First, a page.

The process starts during pregnancy
If you're pregnant, you have no doubt noticed the huge metamorphosis occurring in your bra cups. Those physical changes - tender, swollen breasts, and darkened nipples and areolas (the circle of skin surrounding your nipple) - may be one of your earliest clues that you've conceived. Experts believe the colour change may also be a helpful aid to breastfeeding. It's nature's way of providing a visual guide that helps newborns feed successfully (hey, dinner's over here!). Another pregnancy signal: the appearance of tiny bumps around your areola called the glands of Montgomery (named after the British obstetrician who first described them), which also play a role in breastfeeding. These bumps produce an oily substance that cleanses, lubricates, and protects the nipple from infection during breastfeeding.
What's going on inside your breasts
Perhaps even more remarkable than this visible transformation is the extensive changes taking place inside your breasts. Your developing placenta stimulates the release of oestrogen and progesterone, which in turn stimulate the complex biological system that makes lactation possible.
oestrogen caused them to grow and swell. During pregnancy, those glands shift into high gear.
By the time your baby is born, the glandular tissue in your breasts doubles in size, which accounts for your bigger-than-ever breasts. Each one may get as much as 1½ pounds heavier!
Nestled amid the fat cells and glandular tissue is an intricate network of channels or canals called milk ducts. Pregnancy hormones cause the milk ducts to increase in number and size; the ducts then branch off into smaller canals near the chest wall called ductules. At the end of each one is a cluster of small, grapelike sacs called alveoli. A cluster of alveoli is called a lobule; a cluster of lobules is called a lobe. Each breast contains between 15 and 20 lobes.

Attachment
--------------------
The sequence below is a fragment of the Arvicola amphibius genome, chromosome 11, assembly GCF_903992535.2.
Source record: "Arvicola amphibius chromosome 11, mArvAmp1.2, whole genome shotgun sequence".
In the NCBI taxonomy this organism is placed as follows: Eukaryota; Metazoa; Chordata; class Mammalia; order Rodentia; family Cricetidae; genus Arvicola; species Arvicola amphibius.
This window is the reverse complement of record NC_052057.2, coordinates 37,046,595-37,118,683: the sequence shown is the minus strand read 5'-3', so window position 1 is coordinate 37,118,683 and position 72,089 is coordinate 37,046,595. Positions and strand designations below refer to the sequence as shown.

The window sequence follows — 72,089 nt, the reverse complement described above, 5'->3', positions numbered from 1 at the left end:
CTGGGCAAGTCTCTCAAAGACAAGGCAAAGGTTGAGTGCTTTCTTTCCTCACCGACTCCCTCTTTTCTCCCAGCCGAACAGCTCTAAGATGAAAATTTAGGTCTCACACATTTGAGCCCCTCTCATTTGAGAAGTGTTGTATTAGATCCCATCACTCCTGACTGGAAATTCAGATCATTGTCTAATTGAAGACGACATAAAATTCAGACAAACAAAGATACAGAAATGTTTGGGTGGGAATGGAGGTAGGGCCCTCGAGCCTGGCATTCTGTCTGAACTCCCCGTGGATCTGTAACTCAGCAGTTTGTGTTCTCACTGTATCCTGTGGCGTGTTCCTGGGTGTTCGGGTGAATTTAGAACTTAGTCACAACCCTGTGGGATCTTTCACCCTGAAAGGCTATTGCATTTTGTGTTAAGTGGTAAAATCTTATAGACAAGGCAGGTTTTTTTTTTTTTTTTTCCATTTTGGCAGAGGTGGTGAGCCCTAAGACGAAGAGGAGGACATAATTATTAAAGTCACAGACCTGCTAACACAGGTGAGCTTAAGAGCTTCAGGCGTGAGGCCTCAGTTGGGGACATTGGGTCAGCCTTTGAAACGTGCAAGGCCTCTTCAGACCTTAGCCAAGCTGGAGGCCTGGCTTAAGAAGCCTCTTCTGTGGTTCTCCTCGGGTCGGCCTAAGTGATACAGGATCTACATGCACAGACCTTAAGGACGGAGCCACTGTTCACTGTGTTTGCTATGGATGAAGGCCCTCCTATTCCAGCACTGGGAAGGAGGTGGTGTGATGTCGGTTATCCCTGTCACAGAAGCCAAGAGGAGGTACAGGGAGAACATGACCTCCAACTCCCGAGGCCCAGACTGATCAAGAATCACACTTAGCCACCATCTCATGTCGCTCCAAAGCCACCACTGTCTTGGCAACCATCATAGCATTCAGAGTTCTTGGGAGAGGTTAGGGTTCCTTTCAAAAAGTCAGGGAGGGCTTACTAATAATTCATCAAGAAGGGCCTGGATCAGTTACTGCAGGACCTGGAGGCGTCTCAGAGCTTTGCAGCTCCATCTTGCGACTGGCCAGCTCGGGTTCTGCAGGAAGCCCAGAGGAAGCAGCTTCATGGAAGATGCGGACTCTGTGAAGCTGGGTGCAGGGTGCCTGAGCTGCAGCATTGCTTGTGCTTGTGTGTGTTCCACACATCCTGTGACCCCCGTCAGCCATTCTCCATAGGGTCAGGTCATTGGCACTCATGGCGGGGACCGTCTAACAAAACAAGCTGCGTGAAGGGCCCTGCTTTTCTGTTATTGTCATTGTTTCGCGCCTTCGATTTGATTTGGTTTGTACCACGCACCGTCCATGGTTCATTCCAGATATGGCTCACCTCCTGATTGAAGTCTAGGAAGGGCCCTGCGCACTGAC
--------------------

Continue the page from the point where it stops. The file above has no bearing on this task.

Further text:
Milk is produced inside the alveoli, which are surrounded by tiny muscles that squeeze the glands and push milk out into the ductules. Those ductules converge and lead to a bigger ducts that end in your nipple. (You can think of the nine or so milk ducts in each breast as individual straws that all end at the tip of your nipple and deliver milk into your baby's mouth.) Your milk-duct system becomes fully developed sometime during your second trimester, so you can breastfeed your baby even if she arrives prematurely. Before pregnancy, a combination of supportive tissue, milk glands, and protective fat makes up a large portion of your breasts (the amount of fatty tissue varies among women, which is why breasts come in such a variety of sizes and shapes). In fact, your newly tender, swollen orbs have been preparing for your pregnancy since you were a 6-week-old embryo in your own mother's womb. By the time you were born, your main milk ducts -- a network of canals that transport milk through your breasts -- had already formed. Your mammary glands stayed quiet until puberty, when a flood of the female hormone